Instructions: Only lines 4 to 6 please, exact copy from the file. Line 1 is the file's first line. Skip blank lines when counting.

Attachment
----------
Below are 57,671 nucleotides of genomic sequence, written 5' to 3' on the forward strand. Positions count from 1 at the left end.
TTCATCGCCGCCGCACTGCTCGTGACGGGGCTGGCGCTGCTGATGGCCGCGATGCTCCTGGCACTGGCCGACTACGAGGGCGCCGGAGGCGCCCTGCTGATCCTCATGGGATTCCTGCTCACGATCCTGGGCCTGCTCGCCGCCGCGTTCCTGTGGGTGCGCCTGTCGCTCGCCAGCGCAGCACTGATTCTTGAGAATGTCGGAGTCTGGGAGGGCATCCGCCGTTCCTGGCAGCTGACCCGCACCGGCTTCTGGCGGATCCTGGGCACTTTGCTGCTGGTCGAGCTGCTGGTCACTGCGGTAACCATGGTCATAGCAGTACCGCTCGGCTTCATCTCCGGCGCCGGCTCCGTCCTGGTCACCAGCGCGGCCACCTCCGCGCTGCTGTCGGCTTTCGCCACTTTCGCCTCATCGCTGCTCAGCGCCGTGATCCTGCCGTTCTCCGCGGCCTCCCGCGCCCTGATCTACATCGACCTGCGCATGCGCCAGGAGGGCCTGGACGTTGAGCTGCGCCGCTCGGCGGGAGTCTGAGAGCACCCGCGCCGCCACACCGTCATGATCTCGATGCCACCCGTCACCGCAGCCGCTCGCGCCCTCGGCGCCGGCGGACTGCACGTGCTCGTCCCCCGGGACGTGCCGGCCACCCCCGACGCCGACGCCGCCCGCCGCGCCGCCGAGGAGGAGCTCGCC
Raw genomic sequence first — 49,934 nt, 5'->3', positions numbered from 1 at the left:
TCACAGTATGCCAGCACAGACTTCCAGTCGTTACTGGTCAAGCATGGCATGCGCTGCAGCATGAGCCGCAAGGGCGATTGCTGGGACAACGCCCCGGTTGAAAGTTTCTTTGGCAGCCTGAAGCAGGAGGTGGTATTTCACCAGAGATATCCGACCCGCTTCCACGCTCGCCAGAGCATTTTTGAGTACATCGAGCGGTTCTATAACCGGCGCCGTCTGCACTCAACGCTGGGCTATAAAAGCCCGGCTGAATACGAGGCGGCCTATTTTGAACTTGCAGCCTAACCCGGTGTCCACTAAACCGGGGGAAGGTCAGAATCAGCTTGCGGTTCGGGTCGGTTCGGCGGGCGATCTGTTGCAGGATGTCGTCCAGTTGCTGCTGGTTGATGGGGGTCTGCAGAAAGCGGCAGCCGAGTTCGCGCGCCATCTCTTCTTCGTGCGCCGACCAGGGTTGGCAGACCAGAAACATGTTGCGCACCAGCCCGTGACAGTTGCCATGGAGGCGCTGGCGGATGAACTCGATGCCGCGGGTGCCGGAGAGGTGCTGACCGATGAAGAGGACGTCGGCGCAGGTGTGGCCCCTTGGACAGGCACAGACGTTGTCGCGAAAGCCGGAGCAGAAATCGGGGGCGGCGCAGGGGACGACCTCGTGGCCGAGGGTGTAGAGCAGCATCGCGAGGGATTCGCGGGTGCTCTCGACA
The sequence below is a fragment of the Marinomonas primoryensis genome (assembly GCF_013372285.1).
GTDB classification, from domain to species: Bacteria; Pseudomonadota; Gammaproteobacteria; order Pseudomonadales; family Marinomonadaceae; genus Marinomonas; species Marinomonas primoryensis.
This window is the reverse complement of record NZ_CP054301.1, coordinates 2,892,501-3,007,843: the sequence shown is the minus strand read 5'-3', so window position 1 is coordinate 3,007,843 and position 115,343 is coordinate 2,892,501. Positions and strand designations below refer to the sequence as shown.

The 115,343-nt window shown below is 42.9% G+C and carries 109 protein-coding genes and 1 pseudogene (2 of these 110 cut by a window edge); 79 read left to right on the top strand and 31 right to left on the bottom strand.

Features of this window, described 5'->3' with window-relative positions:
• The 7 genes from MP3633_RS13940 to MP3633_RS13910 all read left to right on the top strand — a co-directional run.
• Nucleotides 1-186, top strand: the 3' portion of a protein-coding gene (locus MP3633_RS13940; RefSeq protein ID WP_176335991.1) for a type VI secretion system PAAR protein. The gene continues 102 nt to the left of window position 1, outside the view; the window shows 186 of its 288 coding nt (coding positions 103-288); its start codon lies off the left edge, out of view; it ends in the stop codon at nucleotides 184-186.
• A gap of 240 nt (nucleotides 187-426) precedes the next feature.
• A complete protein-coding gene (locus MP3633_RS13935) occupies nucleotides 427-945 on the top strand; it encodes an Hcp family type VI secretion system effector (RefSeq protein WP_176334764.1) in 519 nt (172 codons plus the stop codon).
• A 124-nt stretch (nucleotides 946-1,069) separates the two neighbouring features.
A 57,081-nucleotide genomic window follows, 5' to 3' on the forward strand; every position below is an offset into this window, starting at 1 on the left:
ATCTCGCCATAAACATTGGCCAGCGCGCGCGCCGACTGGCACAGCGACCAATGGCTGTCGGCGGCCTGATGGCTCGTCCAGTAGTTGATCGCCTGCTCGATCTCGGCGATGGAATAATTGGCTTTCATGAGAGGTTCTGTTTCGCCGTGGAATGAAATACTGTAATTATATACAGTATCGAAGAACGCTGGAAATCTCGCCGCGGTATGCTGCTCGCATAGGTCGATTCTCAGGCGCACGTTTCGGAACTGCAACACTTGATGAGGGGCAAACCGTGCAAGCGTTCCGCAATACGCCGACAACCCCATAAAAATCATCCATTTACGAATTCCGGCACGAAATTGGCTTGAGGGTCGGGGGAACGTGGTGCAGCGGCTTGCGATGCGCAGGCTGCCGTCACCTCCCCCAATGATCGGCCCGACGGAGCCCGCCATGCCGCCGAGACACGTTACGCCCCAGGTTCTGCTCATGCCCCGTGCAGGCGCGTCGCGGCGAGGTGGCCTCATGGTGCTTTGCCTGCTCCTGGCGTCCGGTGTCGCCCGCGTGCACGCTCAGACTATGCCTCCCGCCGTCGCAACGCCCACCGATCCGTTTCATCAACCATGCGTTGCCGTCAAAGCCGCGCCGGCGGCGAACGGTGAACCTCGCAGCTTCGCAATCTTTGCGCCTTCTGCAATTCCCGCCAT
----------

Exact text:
TCACAGTATGCCAGCACAGACTTCCAGTCGTTACTGGTCAAGCATGGCATGCGCTGCAGCATGAGCCGCAAGGGCGATTGCTGGGACAACGCCCCGGTTGAAAGTTTCTTTGGCAGCCTGAAGCAGGAGGTGGTATTTCACCAGAGATATCCGACCCGCTTCCACGCTCGCCAGAGCATTTTTGAGTACATCGAGCGGTTCTATAACCGGCGCCGTCTGCACTCAACGCTGGGCTATAAAAGCCCGGCTGAATACGAGGCGGCCTATTTTGAACTTGCAGCCTAACCCGGTGTCCACTAAACCGGGGGAAGGTCAGAATCAGCTTGCGGTTCGGGTCGGTTCGGCGGGCGATCTGTTGCAGGATGTCGTCCAGTTGCTGCTGGTTGATGGGGGTCTGCAGAAAGCGGCAGCCGAGTTCGCGCGCCATCTCTTCTTCGTGCGCCGACCAGGGTTGGCAGACCAGAAACATGTTGCGCACCAGCCCGTGACAGTTGCCATGGAGGCGCTGGCGGATGAACTCGATGCCGCGGGTGCCGGAGAGGTGCTGACCGATGAAGAGGACGTCGGCGCAGGTGTGGCCCCTTGGACAGGCACAGACGTTGTCGCGAAAGCCGGAGCAGAAATCGGGGGCGGCGCAGGGGACGACCTCGTGGCCGAGGGTGTAGAGCAGCATCGCGAGGGATTCGCGGGTGCTCTCGACA
The sequence below is a fragment of the Marinomonas primoryensis genome (assembly GCF_013372285.1).
GTDB classification, from domain to species: Bacteria; Pseudomonadota; Gammaproteobacteria; order Pseudomonadales; family Marinomonadaceae; genus Marinomonas; species Marinomonas primoryensis.